The church is basically Saxon, built between the end of the 10th and the middle of the 11th century, with additions and alterations carried out shortly after the Norman Conquest. The north aisle and the Fishbourne Chantry were built during the 12th and 13th century as the local population increased, with the South Aisle, Crypt and Allhallows Chapel being added 100 years later. The spire was constructed during 1406 or 1407.
Looking down the nave towards the chancel. The South Aisle and Allhallows Chapel are on the right. The impressive chancel arch is thought to be Saxon, particularly as it is of similar appearance and proportions to the one depicted in the Bayeux Tapestry. It is likely that King Harold worshipped under this same arch before boarding the ship that took him to Normandy prior to the fateful conquest.
The chancel was built in three stages, Saxon – nearest to the camera, Norman, with the typical herringbone masonry just beyond the doorway on the right, then finally Early English which would have been during the early 13th century. An organ was first installed during the late 19th century and in 1908 it was considerably altered and enlarged. It served the church for almost 100 years until 2006 when it was completely refurbished and modernised.
In the south-east corner of the north aisle is this trefoil headed 12th century piscina with a hollow column forming the drain. Piscinas were used to wash communion vessels at a time before the reformation and, as they were normally situated next to an altar, it suggests that at the time of the construction of the north aisle it was intended to have the main altar situated there.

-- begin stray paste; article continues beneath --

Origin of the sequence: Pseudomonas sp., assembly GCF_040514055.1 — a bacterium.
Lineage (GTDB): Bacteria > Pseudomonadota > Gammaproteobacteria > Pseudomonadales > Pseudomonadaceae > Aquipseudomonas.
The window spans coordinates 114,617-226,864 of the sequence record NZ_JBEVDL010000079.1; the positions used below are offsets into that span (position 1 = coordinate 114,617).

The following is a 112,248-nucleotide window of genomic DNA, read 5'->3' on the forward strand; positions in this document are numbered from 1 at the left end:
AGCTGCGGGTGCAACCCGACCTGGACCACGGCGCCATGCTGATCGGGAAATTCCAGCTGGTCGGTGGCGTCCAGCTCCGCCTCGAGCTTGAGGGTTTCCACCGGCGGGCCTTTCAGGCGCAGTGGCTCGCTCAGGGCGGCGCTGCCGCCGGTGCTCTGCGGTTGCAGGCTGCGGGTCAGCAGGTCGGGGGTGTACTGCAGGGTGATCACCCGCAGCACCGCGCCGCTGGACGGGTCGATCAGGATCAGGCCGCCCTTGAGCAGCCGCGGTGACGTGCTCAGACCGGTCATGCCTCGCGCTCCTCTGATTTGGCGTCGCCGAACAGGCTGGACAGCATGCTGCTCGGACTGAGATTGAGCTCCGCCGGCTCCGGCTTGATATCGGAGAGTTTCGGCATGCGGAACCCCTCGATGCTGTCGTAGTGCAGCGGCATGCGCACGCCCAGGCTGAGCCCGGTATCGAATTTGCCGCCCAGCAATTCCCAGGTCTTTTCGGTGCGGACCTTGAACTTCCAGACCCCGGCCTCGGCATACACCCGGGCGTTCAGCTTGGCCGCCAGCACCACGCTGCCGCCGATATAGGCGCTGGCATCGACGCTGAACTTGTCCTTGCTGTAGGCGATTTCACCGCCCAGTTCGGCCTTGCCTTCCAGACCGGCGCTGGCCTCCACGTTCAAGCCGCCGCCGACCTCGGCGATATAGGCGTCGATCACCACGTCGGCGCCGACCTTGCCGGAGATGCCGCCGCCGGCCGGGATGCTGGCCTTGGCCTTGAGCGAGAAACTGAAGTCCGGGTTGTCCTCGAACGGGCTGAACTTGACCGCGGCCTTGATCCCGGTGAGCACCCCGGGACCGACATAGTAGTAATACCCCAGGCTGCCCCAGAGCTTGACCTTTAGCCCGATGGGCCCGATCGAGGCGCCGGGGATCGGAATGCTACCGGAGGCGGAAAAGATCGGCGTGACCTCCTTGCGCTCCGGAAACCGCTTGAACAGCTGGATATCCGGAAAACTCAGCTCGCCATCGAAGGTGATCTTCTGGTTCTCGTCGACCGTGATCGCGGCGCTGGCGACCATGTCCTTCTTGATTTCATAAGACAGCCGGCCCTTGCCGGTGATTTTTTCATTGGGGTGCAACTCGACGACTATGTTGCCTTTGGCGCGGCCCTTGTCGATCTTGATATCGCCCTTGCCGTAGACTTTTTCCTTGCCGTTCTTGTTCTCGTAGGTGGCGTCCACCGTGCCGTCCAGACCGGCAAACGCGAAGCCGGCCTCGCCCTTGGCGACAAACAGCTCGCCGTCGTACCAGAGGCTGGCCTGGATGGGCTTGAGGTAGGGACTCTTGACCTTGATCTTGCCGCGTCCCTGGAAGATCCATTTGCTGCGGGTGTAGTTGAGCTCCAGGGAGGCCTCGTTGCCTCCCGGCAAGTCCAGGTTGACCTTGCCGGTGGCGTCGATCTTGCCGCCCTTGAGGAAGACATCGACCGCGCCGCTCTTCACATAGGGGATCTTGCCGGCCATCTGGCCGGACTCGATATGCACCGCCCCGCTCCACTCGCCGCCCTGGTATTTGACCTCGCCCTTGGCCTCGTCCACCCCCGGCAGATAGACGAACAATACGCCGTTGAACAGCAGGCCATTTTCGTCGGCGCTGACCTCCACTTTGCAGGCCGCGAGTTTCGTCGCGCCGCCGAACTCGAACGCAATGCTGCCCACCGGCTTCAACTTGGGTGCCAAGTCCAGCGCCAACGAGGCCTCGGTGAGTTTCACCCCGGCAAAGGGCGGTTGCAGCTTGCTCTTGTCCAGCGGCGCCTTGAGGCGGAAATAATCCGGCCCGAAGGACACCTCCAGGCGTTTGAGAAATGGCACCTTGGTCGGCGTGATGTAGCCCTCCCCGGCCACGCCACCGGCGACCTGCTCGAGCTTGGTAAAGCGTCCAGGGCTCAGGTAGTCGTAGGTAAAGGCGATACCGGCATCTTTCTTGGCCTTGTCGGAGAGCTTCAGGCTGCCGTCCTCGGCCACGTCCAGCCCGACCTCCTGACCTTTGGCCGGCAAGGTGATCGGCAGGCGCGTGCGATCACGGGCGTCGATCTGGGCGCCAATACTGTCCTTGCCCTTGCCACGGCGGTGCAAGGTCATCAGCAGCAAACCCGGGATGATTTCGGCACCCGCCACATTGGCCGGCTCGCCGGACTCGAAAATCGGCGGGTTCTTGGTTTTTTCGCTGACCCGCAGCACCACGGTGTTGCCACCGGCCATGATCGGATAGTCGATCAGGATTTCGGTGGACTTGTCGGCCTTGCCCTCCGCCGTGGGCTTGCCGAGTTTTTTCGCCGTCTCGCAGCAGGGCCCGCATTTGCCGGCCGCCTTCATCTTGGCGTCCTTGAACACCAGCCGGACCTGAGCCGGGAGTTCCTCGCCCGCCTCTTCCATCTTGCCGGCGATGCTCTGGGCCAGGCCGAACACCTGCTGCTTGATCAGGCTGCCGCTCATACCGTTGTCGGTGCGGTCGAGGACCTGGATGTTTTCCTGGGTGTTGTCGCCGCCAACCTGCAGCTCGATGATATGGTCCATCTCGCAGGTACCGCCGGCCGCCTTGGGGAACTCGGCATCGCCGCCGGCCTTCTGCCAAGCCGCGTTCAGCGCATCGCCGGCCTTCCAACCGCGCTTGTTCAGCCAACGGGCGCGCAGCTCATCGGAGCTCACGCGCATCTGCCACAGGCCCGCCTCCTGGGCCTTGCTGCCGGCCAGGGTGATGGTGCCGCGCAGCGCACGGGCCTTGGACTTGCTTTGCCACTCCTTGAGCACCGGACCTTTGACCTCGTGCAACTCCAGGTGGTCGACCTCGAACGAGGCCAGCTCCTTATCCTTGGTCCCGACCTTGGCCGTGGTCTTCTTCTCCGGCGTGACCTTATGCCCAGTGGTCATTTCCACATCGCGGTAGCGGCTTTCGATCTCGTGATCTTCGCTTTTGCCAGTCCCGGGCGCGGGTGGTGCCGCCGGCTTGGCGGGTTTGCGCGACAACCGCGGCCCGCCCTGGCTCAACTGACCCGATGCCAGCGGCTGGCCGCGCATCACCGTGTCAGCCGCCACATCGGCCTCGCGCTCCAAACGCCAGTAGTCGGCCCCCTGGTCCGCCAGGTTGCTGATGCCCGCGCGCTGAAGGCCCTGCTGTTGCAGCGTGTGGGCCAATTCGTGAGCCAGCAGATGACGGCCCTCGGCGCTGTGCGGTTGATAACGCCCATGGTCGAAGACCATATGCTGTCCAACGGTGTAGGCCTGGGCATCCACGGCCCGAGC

There are no windows of stained glass in the church apart from these four strange roundels included in one of the windows in the Allhallows Chapel. They are from the 15th century and are of Flemish origin. According to our guidebook they depict four angels holding implements of Christ’s Passion, pincers, spear, scourge and hammer. Having recently walked along the Via Dolorosa in Jerusalem following the 14 stations of the cross, I can recall only the scourge (a whip with multiple thongs) being mentioned – at the second station, where the Church of the Flagellation stands where Christ was flogged by Roman soldiers. So why the other rather sinister implements of punishment appear on the window is puzzling.
BQ chats to some of the volunteer ladies who we must thank for sharing their knowledge of the Church. The North Aisle that now includes the childrens’ corner is in the background
At the back of the nave sits the base of the tower which was built in the mid 11th century – the very oldest part of the church.
Bosham is probably best known for the fact that the church is depicted on the Bayeux Tapestry. King Harold, whose principal home was here, is shown together with his retinue riding to Bosham before embarking on his fateful trip to Normandy in 1064. The Latin text in the tapestry translates; ‘Where Harold, Earl of the English, and his retinue ride to Bosham’. It is interesting that although there have been many variations in the spelling of Bosham over the centuries, it is spelt the same way today as is recorded on the Bayeux Tapestry.